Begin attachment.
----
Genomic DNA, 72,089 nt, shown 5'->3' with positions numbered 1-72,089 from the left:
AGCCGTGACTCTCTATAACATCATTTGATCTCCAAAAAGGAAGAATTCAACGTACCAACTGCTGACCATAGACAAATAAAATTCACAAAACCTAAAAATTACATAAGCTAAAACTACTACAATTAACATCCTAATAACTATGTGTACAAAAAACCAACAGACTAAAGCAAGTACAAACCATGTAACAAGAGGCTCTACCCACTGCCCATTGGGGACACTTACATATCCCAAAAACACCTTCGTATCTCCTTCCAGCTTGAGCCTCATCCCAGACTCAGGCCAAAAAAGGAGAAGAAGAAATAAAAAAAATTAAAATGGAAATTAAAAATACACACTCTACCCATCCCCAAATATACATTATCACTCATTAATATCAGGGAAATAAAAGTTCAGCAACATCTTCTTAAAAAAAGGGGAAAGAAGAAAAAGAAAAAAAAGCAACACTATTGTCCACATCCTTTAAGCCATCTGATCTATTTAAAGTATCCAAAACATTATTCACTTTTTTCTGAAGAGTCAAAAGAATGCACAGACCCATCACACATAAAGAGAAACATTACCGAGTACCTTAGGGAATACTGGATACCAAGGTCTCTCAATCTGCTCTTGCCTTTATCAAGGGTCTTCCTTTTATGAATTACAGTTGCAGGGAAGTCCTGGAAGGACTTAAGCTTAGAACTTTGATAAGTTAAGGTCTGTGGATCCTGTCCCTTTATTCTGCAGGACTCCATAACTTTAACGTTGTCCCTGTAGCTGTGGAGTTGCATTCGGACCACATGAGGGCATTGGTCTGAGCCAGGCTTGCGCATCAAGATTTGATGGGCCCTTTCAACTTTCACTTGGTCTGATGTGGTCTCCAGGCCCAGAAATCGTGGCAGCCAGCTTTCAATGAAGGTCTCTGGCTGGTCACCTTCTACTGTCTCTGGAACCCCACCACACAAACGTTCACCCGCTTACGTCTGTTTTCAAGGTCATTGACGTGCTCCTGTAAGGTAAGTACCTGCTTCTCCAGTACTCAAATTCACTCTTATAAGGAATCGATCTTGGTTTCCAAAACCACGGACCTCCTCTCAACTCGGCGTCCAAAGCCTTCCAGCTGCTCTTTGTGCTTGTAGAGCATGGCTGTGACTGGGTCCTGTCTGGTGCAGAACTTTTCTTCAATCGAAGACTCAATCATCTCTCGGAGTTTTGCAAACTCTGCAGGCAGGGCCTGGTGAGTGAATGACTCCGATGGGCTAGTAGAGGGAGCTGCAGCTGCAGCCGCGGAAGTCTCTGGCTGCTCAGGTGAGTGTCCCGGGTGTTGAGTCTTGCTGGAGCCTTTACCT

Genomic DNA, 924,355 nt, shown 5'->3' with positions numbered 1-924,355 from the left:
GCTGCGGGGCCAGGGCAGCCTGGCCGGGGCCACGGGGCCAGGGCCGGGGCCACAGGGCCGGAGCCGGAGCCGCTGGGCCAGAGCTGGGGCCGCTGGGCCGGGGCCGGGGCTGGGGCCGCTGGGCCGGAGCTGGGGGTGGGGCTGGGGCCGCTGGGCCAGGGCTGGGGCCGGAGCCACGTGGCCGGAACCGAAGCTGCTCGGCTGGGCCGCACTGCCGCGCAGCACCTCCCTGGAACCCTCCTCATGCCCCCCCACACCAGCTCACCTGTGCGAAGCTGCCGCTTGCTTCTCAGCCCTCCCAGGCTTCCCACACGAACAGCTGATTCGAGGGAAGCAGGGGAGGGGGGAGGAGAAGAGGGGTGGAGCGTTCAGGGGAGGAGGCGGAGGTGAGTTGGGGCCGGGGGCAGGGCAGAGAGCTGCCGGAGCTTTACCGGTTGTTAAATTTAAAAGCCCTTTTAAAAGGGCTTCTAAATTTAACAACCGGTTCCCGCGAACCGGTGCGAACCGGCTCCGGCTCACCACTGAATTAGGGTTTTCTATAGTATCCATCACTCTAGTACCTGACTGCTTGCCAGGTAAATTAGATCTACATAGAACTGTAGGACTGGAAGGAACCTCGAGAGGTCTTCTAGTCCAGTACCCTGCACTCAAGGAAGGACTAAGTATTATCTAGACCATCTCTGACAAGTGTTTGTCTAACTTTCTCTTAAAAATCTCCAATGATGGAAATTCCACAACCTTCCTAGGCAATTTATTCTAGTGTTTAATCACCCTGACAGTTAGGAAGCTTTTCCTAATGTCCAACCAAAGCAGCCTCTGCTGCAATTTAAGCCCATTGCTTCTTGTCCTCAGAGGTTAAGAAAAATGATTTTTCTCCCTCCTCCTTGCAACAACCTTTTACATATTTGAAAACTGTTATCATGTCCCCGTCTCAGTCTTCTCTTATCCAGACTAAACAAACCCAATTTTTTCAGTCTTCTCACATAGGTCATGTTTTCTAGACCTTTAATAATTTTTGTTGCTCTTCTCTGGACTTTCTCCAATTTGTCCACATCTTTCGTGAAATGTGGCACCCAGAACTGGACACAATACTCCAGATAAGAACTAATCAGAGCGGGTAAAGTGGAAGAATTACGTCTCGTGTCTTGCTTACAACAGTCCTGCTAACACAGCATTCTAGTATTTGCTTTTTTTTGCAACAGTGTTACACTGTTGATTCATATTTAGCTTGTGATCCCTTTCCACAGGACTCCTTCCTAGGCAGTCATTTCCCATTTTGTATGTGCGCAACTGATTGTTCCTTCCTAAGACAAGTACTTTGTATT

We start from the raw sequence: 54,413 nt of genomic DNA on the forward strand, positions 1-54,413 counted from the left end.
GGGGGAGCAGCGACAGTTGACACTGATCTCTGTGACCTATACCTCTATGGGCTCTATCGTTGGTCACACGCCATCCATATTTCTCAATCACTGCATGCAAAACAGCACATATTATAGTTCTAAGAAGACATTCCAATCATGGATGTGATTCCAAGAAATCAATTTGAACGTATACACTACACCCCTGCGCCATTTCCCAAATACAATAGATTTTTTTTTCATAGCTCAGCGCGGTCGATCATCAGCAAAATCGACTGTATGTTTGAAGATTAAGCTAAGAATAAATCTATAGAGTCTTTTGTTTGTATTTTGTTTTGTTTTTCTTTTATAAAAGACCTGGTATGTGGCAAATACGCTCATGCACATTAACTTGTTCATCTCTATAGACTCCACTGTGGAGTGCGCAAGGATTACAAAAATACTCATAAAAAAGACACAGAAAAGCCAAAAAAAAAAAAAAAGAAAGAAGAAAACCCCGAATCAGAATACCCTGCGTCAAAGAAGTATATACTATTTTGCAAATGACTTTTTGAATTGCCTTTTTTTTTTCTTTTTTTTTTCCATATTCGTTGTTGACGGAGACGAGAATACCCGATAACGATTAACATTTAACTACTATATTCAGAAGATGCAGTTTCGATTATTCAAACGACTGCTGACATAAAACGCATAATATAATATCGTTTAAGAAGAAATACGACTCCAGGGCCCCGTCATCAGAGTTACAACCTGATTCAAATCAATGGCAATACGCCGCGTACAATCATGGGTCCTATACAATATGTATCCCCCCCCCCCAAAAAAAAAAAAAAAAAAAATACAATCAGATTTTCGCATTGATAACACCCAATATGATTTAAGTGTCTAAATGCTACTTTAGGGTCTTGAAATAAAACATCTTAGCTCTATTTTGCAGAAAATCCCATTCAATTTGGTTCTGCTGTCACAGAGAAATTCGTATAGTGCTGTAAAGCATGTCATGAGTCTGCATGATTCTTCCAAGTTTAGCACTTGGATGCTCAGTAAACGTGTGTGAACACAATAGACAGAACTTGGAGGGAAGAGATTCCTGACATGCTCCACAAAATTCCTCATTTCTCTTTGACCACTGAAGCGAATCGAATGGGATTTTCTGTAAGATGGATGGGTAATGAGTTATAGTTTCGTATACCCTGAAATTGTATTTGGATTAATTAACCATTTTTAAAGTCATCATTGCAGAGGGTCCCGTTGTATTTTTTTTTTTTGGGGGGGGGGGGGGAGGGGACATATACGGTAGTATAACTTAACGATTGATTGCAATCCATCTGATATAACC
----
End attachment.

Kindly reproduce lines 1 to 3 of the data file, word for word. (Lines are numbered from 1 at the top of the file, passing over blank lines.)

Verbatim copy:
Genomic DNA, 72,089 nt, shown 5'->3' with positions numbered 1-72,089 from the left:
AGCCGTGACTCTCTATAACATCATTTGATCTCCAAAAAGGAAGAATTCAACGTACCAACTGCTGACCATAGACAAATAAAATTCACAAAACCTAAAAATTACATAAGCTAAAACTACTACAATTAACATCCTAATAACTATGTGTACAAAAAACCAACAGACTAAAGCAAGTACAAACCATGTAACAAGAGGCTCTACCCACTGCCCATTGGGGACACTTACATATCCCAAAAACACCTTCGTATCTCCTTCCAGCTTGAGCCTCATCCCAGACTCAGGCCAAAAAAGGAGAAGAAGAAATAAAAAAAATTAAAATGGAAATTAAAAATACACACTCTACCCATCCCCAAATATACATTATCACTCATTAATATCAGGGAAATAAAAGTTCAGCAACATCTTCTTAAAAAAAGGGGAAAGAAGAAAAAGAAAAAAAAGCAACACTATTGTCCACATCCTTTAAGCCATCTGATCTATTTAAAGTATCCAAAACATTATTCACTTTTTTCTGAAGAGTCAAAAGAATGCACAGACCCATCACACATAAAGAGAAACATTACCGAGTACCTTAGGGAATACTGGATACCAAGGTCTCTCAATCTGCTCTTGCCTTTATCAAGGGTCTTCCTTTTATGAATTACAGTTGCAGGGAAGTCCTGGAAGGACTTAAGCTTAGAACTTTGATAAGTTAAGGTCTGTGGATCCTGTCCCTTTATTCTGCAGGACTCCATAACTTTAACGTTGTCCCTGTAGCTGTGGAGTTGCATTCGGACCACATGAGGGCATTGGTCTGAGCCAGGCTTGCGCATCAAGATTTGATGGGCCCTTTCAACTTTCACTTGGTCTGATGTGGTCTCCAGGCCCAGAAATCGTGGCAGCCAGCTTTCAATGAAGGTCTCTGGCTGGTCACCTTCTACTGTCTCTGGAACCCCACCACACAAACGTTCACCCGCTTACGTCTGTTTTCAAGGTCATTGACGTGCTCCTGTAAGGTAAGTACCTGCTTCTCCAGTACTCAAATTCACTCTTATAAGGAATCGATCTTGGTTTCCAAAACCACGGACCTCCTCTCAACTCGGCGTCCAAAGCCTTCCAGCTGCTCTTTGTGCTTGTAGAGCATGGCTGTGACTGGGTCCTGTCTGGTGCAGAACTTTTCTTCAATCGAAGACTCAATCATCTCTCGGAGTTTTGCAAACTCTGCAGGCAGGGCCTGGTGAGTGAATGACTCCGATGGGCTAGTAGAGGGAGCTGCAGCTGCAGCCGCGGAAGTCTCTGGCTGCTCAGGTGAGTGTCCCGGGTGTTGAGTCTTGCTGGAGCCTTTACCT

Genomic DNA, 924,355 nt, shown 5'->3' with positions numbered 1-924,355 from the left: